India again reportedly spikes $500 million missile deal with Israel

India again reportedly spikes $500 million missile deal with Israel

On-again-off-again sale from Rafael defense contractor scrapped; Netanyahu helped push it through during state visit last year

Judah Ari Gross is The Times of Israel's military correspondent.

Israeli-made Spike missiles are displayed during a street parade marking the 65th anniversary of the Armed Forces Day in Seoul, South Korea, October 1, 2013. (AP/Lee Jin-man)
Israeli-made Spike missiles are displayed during a street parade marking the 65th anniversary of the Armed Forces Day in Seoul, South Korea, October 1, 2013. (AP/Lee Jin-man)

The Indian government has again scrapped a $500 million deal to purchase Spike anti-tank missiles from Israel’s Rafael defense contractor, Indian media reported Monday.

It was New Delhi’s second time abandoning the half-a-billion-dollar sale of the advanced missile, which was seen as a major milestone in relations between the two countries.

Government officials familiar with the deal told the Indian Express newspaper that Israel has been informed of the contract being abandoned in favor of an anti-tank guided missile from the local Defense Research & Development Organization, which said it could produce the weapons within two years, roughly the same amount of time it would reportedly take Rafael to fulfill the same order.

The government-owned Rafael Advanced Defense Systems refused to comment on the reports.

The deal was initially struck in 2014, and Rafael Advanced Defense Systems had begun preparations to fulfill the order of 8,000 Spike missiles. In August 2017, Rafael opened a production facility in India with its local partner, the Kalyani Group, in order to comply with the government’s “made in India” requirements.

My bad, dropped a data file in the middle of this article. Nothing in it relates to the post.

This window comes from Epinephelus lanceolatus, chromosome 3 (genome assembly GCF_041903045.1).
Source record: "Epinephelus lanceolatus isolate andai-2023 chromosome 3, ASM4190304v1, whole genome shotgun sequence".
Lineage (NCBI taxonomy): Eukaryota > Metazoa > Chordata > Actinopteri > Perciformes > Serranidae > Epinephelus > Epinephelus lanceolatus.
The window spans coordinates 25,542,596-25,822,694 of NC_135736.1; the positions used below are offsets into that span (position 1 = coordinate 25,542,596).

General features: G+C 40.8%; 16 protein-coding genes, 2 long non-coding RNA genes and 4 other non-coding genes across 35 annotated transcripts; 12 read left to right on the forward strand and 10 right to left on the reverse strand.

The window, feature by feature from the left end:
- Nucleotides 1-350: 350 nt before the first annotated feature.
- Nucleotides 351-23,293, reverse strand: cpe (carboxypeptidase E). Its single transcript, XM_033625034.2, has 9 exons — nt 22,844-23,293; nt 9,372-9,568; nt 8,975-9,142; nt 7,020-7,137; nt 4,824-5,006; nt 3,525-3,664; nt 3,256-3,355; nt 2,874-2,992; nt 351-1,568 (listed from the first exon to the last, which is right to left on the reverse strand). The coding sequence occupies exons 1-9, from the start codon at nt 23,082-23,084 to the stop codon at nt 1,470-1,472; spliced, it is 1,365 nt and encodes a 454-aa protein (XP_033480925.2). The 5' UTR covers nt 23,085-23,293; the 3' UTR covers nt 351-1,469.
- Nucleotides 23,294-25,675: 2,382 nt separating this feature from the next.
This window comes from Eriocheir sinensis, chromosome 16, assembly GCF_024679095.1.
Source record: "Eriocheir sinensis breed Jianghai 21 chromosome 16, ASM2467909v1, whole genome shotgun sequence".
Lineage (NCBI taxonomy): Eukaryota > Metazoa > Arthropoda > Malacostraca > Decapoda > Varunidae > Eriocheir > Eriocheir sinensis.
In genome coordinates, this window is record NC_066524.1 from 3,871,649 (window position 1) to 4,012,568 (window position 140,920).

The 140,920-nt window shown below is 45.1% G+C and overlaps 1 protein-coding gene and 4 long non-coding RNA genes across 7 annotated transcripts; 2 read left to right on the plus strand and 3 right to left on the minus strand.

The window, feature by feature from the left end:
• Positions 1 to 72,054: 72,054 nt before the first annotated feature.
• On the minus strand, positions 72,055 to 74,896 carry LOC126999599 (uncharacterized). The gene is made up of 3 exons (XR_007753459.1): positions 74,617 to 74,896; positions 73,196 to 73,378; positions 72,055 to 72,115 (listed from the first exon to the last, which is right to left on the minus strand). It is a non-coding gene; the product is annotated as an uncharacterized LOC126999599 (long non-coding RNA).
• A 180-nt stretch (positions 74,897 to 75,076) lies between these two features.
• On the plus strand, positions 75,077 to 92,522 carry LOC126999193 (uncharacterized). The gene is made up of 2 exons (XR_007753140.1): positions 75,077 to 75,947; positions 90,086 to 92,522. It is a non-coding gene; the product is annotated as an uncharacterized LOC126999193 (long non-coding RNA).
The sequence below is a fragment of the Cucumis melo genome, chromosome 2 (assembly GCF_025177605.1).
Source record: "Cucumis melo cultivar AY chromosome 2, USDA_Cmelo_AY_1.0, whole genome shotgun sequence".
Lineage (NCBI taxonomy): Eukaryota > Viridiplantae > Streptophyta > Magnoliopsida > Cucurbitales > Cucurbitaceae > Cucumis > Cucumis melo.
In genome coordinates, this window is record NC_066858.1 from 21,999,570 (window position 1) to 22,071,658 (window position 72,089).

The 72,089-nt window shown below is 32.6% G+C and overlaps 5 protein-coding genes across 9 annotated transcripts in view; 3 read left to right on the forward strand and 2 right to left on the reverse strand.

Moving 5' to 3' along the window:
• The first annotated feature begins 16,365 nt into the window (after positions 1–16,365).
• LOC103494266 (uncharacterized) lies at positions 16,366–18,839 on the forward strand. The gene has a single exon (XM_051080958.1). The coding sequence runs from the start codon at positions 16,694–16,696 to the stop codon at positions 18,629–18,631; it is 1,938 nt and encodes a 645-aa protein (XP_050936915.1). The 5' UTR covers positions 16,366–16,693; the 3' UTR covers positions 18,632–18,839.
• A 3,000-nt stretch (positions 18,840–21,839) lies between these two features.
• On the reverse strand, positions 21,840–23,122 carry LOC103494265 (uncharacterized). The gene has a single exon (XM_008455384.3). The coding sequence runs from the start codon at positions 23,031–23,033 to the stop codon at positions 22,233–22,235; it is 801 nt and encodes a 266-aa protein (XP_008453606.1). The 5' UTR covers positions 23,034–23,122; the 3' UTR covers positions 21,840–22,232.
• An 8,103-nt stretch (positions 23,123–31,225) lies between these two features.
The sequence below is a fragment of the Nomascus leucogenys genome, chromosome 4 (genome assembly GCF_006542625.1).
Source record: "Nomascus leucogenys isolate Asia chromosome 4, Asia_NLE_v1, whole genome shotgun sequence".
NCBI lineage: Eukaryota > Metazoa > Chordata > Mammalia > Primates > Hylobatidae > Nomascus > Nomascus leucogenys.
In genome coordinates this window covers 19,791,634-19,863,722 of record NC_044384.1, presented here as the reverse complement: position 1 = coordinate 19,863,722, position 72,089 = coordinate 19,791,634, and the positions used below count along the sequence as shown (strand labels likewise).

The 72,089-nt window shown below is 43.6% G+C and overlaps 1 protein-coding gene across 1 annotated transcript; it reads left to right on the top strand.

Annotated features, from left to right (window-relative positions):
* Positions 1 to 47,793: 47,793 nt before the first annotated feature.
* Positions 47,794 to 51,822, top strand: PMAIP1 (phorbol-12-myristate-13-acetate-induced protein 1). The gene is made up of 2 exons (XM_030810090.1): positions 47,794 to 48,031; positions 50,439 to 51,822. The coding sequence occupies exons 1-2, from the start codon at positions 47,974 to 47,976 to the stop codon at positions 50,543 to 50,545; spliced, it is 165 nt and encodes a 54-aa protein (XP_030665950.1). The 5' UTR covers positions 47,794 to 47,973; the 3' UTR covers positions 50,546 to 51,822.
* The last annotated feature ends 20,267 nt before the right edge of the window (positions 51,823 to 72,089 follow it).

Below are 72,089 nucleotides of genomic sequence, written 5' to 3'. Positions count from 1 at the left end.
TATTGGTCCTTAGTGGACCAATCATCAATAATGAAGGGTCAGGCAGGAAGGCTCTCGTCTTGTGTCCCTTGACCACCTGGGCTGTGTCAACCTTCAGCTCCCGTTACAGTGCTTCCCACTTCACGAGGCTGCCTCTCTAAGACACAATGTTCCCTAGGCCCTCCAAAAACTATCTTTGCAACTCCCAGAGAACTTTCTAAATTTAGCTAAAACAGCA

Three months later, India pulled out of the deal, in favor of producing anti-tank missiles domestically. Indian media reports at the time said the reversal was made to protect the DRDO, which was developing its own version of the missile.

Indian Prime Minister Narendra Modi hugs Prime Minister Benjamin Netanyahu during a press conference at Hyderabad House in New Delhi on January 15, 2018. (AFP PHOTO / MONEY SHARMA/File)

But in January, during an official visit to India that sought to foster closer economic ties, Prime Minister Benjamin Netanyahu said Narendra Modi’s government was “reauthorizing the Spike deal.”

According to Indian media, Modi’s government scaled down the order and awarded part of the contract, 5,000 missiles, to domestic manufacturers, and the remaining 3,000 missiles to the Rafael-Kalyani facility.

In December, an Indian government official told the My Nation Indian news website that the defense establishment was planning to back out of the deal with Rafael in favor of developing all of the missiles domestically.

Around that time, Indian officials requested that the Spike missiles undergo additional testing next year, saying the weapon’s infrared system failed to withstand high temperatures in previous rounds of testing. The Indian military was reportedly concerned about the missiles’ performance in hot desert conditions.

Illustrative. Israeli soldiers launch a Spike anti-tank guided missile during a training exercise. (Rafael Advanced Defense Systems)

According to Israel’s The Marker financial newspaper, Israeli officials interpreted the request as a sign that New Delhi was looking for a way out of the approximately half-billion-dollar deal.

India, which has longstanding territorial disputes with neighbors China and Pakistan, has signed several big-ticket defense deals since Modi came to power in 2014.

It has been moving away from relying on traditional ally Russia for military hardware, and has deepened its ties to Israel, diplomatically and militarily.

Israel and India trade some $5 billion annually, with the majority of the deals in arms and diamonds.

Last year, Israel and India signed a $2 billion military arms deal, which includes the supply over several years of medium-range surface-to-air missiles, launchers, and communications technology.

Times of Israel staff contributed to this report. 

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